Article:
Manage episode 295312905 series 52455
Peter Dobromylskyj is a UK-based veterinary anaesthetist and nutrition blogger whose blog Hyperlipid is amongst the longest-running and most highly respected in the low-carb and ancestral health communities. Peter has been writing about the biochemistry of nutrition since 2006, and has authored over 800 posts aimed at reviewing, analysing, and interpreting nutrition literature. Given his outside-the-box thinking and unconventional approach to metabolism and health, Peter’s work has amassed a large and devoted following.
Today, NBT Scientific Director Megan Hall interviews Peter to talk about insulin resistance, including the factors that cause it and why the condition is actually physiologically adaptive. Peter compares dietary saturated fats to polyunsaturated fatty acids (PUFAs), and explains why the scientific literature can be misleading when determining which truly promotes health. He gives specific science-based recommendations for how much PUFA to include in your diet, and also offers advice on what to feed your pets.
For additional resources on insulin resistance and the influence of dietary fat sources, be sure to see the outline Megan wrote to prepare for this podcast.Here’s the outline of this interview with Peter Dobromylskyj:
[00:01:52] Insulin resistance is physiologically adaptive.
[00:02:23] Reactive Oxygen Species (ROS) as signaling molecules.
[00:04:52] Dr. David Speijer, Researcher at the University of Amsterdam.
[00:05:31] Dr. Nick Lane, Professor of Evolutionary Biochemistry.
[00:11:29] Protons thread on the Hyperlipid blog.
[00:22:58] When insulin sensitivity becomes insulin resistance.
[00:30:37] How long it takes to become insulin resistant.
[00:34:55] Acipimox reduces free fatty acid circulation and temporarily reverses insulin resistance; 1. Santomauro, A. T., et al. "Overnight lowering of free fatty acids with Acipimox improves insulin resistance and glucose tolerance in obese diabetic and nondiabetic subjects." Diabetes 48.9 (1999): 1836-1841; 2. Aday, Aaron W., et al. "Impact of Acipimox Therapy on Free Fatty Acid Efflux and Endothelial Function in the Metabolic Syndrome: A Randomized Trial." Obesity 27.11 (2019): 1812-1819.
[00:37:34] Phil Maffetone.
[00:38:25] In mice, stearic acid reduces visceral adipose tissue; Study: Shen, Ming-Che, et al. "Dietary stearic acid leads to a reduction of visceral adipose tissue in athymic nude mice." PLoS one 9.9 (2014): e104083.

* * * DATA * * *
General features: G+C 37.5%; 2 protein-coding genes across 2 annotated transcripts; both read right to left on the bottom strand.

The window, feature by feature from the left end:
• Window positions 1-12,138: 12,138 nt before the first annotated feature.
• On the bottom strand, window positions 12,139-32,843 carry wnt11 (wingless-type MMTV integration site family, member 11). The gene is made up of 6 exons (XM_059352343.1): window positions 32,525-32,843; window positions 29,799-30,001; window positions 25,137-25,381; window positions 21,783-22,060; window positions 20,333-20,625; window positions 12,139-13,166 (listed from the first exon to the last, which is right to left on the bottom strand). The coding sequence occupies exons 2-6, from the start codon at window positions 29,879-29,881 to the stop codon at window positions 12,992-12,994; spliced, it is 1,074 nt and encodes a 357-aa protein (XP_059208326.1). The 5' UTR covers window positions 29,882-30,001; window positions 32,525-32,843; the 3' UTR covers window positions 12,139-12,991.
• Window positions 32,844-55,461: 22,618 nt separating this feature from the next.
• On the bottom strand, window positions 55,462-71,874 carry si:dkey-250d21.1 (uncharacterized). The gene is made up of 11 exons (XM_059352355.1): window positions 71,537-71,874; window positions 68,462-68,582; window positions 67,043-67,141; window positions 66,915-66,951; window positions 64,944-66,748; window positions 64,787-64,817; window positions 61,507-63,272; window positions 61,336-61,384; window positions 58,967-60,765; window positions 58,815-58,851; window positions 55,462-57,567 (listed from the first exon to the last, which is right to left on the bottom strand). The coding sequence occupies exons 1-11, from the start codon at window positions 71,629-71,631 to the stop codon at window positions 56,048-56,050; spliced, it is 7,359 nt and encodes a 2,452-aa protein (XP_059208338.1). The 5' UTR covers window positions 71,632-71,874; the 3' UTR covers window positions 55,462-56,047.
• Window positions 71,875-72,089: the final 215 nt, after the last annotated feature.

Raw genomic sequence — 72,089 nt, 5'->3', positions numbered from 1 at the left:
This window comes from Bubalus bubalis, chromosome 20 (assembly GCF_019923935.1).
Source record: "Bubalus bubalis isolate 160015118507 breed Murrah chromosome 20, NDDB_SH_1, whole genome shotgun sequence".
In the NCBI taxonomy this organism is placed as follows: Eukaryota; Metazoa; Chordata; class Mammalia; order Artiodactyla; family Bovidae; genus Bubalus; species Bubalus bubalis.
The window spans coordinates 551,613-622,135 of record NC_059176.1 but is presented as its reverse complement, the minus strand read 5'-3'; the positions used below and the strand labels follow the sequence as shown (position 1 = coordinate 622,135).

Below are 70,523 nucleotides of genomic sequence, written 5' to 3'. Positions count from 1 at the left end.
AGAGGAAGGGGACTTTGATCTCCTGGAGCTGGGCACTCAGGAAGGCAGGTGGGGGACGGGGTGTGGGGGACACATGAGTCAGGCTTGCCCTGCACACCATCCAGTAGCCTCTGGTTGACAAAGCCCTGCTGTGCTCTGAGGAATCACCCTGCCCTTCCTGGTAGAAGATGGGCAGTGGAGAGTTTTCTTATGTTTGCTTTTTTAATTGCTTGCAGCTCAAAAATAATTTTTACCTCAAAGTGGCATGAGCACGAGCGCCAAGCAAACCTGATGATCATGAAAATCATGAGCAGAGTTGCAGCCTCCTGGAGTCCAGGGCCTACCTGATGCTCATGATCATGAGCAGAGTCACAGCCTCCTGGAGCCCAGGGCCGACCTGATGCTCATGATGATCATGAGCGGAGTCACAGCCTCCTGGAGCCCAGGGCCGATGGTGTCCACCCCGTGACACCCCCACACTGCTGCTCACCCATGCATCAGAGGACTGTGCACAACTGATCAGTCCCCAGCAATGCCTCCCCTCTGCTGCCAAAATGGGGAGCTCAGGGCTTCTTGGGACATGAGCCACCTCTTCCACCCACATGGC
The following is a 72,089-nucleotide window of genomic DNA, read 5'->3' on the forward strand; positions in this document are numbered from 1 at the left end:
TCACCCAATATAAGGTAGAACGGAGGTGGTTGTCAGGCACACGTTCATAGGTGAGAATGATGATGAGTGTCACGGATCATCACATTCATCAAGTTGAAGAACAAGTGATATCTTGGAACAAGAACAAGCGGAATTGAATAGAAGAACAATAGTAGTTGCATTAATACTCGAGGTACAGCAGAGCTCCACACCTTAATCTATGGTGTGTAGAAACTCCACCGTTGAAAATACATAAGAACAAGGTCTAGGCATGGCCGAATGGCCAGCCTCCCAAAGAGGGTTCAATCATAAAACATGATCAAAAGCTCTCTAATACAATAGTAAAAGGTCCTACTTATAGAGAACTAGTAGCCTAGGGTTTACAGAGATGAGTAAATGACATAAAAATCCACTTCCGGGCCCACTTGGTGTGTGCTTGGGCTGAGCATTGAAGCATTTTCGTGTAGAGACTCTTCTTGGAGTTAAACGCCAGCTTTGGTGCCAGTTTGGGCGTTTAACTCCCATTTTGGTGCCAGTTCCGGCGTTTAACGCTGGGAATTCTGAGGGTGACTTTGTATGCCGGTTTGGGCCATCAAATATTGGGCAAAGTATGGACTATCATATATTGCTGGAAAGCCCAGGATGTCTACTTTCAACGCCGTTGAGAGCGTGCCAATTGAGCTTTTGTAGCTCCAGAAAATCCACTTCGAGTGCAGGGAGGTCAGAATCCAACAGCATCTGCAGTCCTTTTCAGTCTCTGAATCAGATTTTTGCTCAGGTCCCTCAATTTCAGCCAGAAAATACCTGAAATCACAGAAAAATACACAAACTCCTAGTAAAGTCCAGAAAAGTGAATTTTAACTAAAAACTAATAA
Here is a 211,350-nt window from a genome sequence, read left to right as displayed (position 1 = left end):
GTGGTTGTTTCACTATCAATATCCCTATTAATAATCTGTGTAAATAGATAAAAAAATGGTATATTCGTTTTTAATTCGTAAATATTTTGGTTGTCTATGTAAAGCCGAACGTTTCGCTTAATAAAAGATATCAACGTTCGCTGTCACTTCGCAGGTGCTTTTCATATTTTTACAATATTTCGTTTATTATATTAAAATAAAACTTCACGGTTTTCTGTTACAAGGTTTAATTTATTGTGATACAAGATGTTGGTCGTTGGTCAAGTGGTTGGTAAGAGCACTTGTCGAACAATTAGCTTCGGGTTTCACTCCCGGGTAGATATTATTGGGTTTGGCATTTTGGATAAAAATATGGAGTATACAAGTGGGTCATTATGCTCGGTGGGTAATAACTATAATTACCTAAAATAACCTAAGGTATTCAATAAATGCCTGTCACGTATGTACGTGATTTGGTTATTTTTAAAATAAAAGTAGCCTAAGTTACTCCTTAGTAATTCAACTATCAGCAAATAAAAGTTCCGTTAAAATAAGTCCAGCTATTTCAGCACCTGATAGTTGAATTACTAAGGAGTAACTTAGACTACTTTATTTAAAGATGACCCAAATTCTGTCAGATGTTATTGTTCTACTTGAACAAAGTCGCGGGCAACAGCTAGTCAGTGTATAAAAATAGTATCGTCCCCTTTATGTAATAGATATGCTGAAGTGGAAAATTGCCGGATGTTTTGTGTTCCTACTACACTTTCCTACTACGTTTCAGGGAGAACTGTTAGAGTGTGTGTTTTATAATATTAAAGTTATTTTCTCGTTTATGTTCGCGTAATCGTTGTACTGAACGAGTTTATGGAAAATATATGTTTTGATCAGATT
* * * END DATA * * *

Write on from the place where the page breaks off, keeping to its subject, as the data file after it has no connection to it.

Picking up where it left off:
[00:38:34] Overfeeding studies in humans: 1. Rosqvist, Fredrik, et al. "Overfeeding polyunsaturated and saturated fat causes distinct effects on liver and visceral fat accumulation in humans." Diabetes 63.7 (2014): 2356-2368; 2. Iggman, David, et al. "Association of adipose tissue fatty acids with cardiovascular and all-cause mortality in elderly men." JAMA cardiology 1.7 (2016): 745-753.
[00:44:10] Raphael Sirtoli’s Podcast: Carnivore Cast.
[00:45:02] Butter fat → higher postprandial levels of FFAs and triglycerides; Study: López, Sergio, et al. "Distinctive postprandial modulation of β cell function and insulin sensitivity by dietary fats: monounsaturated compared with saturated fatty acids." The American journal of clinical nutrition 88.3 (2008): 638-644.
[00:46:50] Tucker Goodrich.
[00:47:38] How much polyunsaturated fat is needed to cause metabolic dysfunction?
[00:48:27] Leptin-deficient mouse study: Reeves, Valerie Lynn. "A diet enriched in stearic acid protects against the progression of type 2 diabetes in leptin receptor deficient mice (DB/DB)." (2012).
[00:49:57] Aim for 2-4% of calories from linoleic acid (over 8% is obesogenic).
[00:51:26] Efforts to lose weight with unsaturated vs. saturated fat stores.
[00:53:29] Animal based keto with 15% polyunsaturates; Study: Hall, Kevin D., et al. "Effect of a plant-based, low-fat diet versus an animal-based, ketogenic diet on ad libitum energy intake." Nature Medicine 27.2 (2021): 344-353.
[00:58:57] Summary so far.
[01:01:33] What dogs/pets should be eating.
[01:09:05] Labradors may have problems with leptin signaling; Book: Raw Meaty Bones Promote Health, by Tom Lonsdale.